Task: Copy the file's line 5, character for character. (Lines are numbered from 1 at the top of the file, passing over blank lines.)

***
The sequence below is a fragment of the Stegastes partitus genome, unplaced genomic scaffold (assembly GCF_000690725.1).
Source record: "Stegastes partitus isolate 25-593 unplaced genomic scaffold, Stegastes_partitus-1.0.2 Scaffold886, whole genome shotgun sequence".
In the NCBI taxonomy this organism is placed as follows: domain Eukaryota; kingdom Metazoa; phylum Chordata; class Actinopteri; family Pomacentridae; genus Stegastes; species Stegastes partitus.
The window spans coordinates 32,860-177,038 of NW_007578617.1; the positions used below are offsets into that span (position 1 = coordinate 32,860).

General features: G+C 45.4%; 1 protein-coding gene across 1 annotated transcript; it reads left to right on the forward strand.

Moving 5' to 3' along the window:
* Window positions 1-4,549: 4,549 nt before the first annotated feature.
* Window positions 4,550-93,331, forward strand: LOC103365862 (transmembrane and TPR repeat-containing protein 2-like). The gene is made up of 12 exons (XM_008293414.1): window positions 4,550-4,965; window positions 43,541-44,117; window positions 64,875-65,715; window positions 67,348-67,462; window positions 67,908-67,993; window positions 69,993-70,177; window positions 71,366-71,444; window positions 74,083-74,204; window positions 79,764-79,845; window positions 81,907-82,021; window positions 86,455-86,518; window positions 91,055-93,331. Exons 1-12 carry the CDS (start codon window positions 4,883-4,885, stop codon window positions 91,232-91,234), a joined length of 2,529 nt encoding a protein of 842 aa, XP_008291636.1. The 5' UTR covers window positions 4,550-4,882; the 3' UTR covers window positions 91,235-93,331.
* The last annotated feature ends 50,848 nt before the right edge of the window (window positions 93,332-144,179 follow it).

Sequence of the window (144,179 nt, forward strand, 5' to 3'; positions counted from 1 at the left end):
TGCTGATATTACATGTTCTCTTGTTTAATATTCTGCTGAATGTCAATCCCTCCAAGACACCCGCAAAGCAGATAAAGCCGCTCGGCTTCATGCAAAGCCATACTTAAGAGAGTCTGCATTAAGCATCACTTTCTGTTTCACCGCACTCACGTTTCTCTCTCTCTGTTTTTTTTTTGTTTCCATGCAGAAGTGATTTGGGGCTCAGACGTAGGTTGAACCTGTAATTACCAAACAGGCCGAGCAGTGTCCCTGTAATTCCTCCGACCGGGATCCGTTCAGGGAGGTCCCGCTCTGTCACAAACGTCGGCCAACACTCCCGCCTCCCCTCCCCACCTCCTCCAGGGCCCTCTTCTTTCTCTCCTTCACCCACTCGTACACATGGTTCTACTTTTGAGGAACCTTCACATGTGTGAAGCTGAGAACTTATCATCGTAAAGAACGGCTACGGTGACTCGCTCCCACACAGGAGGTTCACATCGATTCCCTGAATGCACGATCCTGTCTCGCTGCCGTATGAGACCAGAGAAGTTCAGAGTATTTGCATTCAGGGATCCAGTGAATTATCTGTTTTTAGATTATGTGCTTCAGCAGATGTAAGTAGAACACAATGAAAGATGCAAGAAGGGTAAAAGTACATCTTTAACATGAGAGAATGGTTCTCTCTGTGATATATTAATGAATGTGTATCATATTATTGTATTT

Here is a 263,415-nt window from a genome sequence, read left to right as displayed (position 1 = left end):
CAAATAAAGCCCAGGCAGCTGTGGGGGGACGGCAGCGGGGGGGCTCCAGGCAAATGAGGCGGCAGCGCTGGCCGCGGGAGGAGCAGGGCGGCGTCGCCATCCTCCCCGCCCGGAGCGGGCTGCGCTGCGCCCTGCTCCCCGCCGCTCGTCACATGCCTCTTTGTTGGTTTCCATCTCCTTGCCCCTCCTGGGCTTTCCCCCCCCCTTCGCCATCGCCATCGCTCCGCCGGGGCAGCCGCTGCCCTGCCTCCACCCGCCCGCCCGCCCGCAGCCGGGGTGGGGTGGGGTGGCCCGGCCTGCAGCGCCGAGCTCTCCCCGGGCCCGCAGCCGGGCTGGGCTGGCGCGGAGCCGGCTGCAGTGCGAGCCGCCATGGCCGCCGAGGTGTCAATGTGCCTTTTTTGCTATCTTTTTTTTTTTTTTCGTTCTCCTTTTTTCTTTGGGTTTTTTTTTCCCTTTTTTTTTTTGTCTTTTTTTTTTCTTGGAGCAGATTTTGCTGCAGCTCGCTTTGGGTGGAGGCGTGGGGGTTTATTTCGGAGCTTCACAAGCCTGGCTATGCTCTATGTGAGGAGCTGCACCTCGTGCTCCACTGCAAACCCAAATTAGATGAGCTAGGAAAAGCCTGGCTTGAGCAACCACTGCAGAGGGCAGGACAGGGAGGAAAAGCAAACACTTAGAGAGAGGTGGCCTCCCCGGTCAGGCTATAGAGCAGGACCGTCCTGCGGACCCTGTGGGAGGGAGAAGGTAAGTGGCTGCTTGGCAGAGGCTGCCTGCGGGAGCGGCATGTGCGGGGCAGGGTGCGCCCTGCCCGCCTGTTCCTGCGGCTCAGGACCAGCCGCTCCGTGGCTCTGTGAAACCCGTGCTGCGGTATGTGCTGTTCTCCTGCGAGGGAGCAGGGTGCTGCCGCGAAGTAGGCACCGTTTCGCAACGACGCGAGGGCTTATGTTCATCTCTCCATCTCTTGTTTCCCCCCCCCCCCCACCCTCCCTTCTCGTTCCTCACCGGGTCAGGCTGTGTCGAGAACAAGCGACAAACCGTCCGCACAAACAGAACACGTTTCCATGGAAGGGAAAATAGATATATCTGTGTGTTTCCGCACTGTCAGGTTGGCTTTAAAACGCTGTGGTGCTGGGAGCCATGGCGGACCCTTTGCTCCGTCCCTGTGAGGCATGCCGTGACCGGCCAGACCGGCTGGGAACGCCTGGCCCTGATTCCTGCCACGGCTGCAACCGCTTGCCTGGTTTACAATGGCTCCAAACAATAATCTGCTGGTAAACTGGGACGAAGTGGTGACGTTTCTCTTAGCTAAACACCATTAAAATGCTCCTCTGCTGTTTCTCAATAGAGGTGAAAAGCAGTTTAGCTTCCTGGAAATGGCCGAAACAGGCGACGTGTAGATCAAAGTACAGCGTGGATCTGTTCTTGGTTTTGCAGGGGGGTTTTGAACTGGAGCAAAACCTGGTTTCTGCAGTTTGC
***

General features: G+C 45.4%; 1 protein-coding gene across 1 annotated transcript; it reads left to right on the forward strand.